If there is widespread demand for adding new standard nodes or new parameters/inputs to existing standard nodes, we are absolutely open to enhancing the standard node package and amending the specification.

Is there a standard BxDF shader for MaterialX?

The choice of BxDF shader, with all its various parameters and controls, is a very personal and studio-specific choice. While our industry is clearly moving in the direction toward energy-conserving physically-based shading models, there isn't a clear consensus in the adoption of any particular shader or even specific BxDFs.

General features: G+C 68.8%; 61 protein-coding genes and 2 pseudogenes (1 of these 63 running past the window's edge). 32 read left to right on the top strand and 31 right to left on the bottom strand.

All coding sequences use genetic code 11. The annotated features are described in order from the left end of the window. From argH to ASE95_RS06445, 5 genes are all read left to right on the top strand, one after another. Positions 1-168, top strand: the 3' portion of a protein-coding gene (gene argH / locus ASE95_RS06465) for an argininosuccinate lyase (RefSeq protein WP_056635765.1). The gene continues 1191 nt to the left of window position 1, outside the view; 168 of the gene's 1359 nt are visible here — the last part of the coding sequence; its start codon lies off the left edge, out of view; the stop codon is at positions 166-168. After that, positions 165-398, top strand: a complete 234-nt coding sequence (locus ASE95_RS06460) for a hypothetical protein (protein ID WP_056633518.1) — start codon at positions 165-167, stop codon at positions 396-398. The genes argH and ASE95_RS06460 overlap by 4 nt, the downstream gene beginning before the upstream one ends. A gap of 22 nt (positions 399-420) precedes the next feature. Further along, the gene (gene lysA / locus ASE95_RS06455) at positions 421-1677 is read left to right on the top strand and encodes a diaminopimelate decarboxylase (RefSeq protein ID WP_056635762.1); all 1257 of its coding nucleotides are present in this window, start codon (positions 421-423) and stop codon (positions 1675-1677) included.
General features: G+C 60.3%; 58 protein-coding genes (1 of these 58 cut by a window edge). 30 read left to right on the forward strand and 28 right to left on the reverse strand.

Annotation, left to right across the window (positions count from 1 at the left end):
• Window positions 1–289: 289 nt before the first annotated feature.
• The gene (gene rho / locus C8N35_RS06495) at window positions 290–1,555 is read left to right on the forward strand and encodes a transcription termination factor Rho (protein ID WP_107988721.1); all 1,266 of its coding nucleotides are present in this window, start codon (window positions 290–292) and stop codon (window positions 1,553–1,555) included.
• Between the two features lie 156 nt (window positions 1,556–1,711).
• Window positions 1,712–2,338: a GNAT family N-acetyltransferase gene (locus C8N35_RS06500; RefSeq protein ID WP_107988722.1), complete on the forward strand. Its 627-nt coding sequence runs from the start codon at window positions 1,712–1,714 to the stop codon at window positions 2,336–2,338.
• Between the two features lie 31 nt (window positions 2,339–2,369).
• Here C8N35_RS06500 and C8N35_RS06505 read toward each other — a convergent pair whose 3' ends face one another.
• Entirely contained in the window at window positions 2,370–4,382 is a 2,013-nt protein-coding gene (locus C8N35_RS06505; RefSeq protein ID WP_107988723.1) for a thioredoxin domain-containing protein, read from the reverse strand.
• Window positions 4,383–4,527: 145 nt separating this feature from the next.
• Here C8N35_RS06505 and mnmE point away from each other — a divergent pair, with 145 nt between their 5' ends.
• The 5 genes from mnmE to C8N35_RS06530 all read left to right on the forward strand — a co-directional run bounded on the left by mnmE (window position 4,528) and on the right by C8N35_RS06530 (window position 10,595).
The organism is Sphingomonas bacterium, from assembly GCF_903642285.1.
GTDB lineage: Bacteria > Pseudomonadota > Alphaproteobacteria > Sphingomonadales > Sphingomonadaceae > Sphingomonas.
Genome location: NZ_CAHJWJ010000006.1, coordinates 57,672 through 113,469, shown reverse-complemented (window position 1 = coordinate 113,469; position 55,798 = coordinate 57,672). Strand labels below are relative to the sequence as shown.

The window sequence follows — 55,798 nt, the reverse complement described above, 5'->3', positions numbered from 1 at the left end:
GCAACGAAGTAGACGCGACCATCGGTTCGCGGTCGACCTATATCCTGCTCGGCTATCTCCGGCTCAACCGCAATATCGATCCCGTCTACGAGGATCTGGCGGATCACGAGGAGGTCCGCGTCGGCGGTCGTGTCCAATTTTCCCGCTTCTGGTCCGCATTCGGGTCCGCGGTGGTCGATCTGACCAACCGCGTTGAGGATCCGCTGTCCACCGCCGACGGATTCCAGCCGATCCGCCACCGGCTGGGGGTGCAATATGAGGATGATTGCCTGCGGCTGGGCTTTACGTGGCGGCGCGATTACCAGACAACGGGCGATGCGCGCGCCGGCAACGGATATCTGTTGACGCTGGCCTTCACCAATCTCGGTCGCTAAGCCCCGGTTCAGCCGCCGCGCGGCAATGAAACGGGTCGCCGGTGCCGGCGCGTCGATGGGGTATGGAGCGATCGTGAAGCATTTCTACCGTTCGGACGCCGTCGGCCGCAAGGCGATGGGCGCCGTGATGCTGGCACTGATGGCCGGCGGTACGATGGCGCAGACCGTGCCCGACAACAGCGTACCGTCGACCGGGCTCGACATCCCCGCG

Additionally, MaterialX is intended to be useful for the full spectrum of applications from offline/batch rendering content-creation tools to interactive preview rendering to real-time/game engine applications. These applications have very different requirements for surface shader functionality, and choices that are appropriate for one application may not be suitable for others.